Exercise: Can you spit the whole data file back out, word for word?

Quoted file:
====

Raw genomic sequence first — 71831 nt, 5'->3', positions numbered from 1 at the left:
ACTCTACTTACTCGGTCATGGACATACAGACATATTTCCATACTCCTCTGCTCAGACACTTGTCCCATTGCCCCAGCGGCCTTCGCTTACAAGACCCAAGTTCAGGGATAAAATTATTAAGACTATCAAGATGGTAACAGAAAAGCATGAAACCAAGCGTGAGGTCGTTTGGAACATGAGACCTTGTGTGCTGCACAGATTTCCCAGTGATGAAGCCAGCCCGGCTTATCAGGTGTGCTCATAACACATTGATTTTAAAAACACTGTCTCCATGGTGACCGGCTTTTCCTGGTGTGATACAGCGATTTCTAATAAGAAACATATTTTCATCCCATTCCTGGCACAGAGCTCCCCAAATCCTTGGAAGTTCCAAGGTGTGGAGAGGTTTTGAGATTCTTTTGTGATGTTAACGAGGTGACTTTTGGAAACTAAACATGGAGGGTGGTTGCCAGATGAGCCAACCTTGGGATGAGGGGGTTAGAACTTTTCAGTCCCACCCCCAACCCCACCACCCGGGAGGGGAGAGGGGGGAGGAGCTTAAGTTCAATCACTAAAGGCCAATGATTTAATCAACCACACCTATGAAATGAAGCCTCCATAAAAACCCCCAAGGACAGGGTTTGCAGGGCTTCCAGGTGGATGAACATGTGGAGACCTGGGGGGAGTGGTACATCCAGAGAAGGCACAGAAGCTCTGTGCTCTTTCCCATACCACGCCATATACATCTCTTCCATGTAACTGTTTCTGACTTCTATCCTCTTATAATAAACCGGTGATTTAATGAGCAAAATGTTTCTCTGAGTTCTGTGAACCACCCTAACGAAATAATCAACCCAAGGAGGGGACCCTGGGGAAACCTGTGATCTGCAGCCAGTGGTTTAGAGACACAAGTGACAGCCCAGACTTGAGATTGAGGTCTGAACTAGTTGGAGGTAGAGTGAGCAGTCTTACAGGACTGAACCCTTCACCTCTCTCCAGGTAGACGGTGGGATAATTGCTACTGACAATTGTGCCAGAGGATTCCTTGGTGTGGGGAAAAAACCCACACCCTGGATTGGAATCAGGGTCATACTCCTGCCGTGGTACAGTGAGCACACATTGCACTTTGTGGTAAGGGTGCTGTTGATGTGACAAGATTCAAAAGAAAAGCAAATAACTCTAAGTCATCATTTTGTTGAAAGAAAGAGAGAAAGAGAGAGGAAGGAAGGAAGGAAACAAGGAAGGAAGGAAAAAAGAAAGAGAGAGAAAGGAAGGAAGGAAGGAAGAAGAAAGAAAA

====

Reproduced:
Raw genomic sequence first — 71831 nt, 5'->3', positions numbered from 1 at the left:
ACTCTACTTACTCGGTCATGGACATACAGACATATTTCCATACTCCTCTGCTCAGACACTTGTCCCATTGCCCCAGCGGCCTTCGCTTACAAGACCCAAGTTCAGGGATAAAATTATTAAGACTATCAAGATGGTAACAGAAAAGCATGAAACCAAGCGTGAGGTCGTTTGGAACATGAGACCTTGTGTGCTGCACAGATTTCCCAGTGATGAAGCCAGCCCGGCTTATCAGGTGTGCTCATAACACATTGATTTTAAAAACACTGTCTCCATGGTGACCGGCTTTTCCTGGTGTGATACAGCGATTTCTAATAAGAAACATATTTTCATCCCATTCCTGGCACAGAGCTCCCCAAATCCTTGGAAGTTCCAAGGTGTGGAGAGGTTTTGAGATTCTTTTGTGATGTTAACGAGGTGACTTTTGGAAACTAAACATGGAGGGTGGTTGCCAGATGAGCCAACCTTGGGATGAGGGGGTTAGAACTTTTCAGTCCCACCCCCAACCCCACCACCCGGGAGGGGAGAGGGGGGAGGAGCTTAAGTTCAATCACTAAAGGCCAATGATTTAATCAACCACACCTATGAAATGAAGCCTCCATAAAAACCCCCAAGGACAGGGTTTGCAGGGCTTCCAGGTGGATGAACATGTGGAGACCTGGGGGGAGTGGTACATCCAGAGAAGGCACAGAAGCTCTGTGCTCTTTCCCATACCACGCCATATACATCTCTTCCATGTAACTGTTTCTGACTTCTATCCTCTTATAATAAACCGGTGATTTAATGAGCAAAATGTTTCTCTGAGTTCTGTGAACCACCCTAACGAAATAATCAACCCAAGGAGGGGACCCTGGGGAAACCTGTGATCTGCAGCCAGTGGTTTAGAGACACAAGTGACAGCCCAGACTTGAGATTGAGGTCTGAACTAGTTGGAGGTAGAGTGAGCAGTCTTACAGGACTGAACCCTTCACCTCTCTCCAGGTAGACGGTGGGATAATTGCTACTGACAATTGTGCCAGAGGATTCCTTGGTGTGGGGAAAAAACCCACACCCTGGATTGGAATCAGGGTCATACTCCTGCCGTGGTACAGTGAGCACACATTGCACTTTGTGGTAAGGGTGCTGTTGATGTGACAAGATTCAAAAGAAAAGCAAATAACTCTAAGTCATCATTTTGTTGAAAGAAAGAGAGAAAGAGAGAGGAAGGAAGGAAGGAAACAAGGAAGGAAGGAAAAAAGAAAGAGAGAGAAAGGAAGGAAGGAAGGAAGAAGAAAGAAAA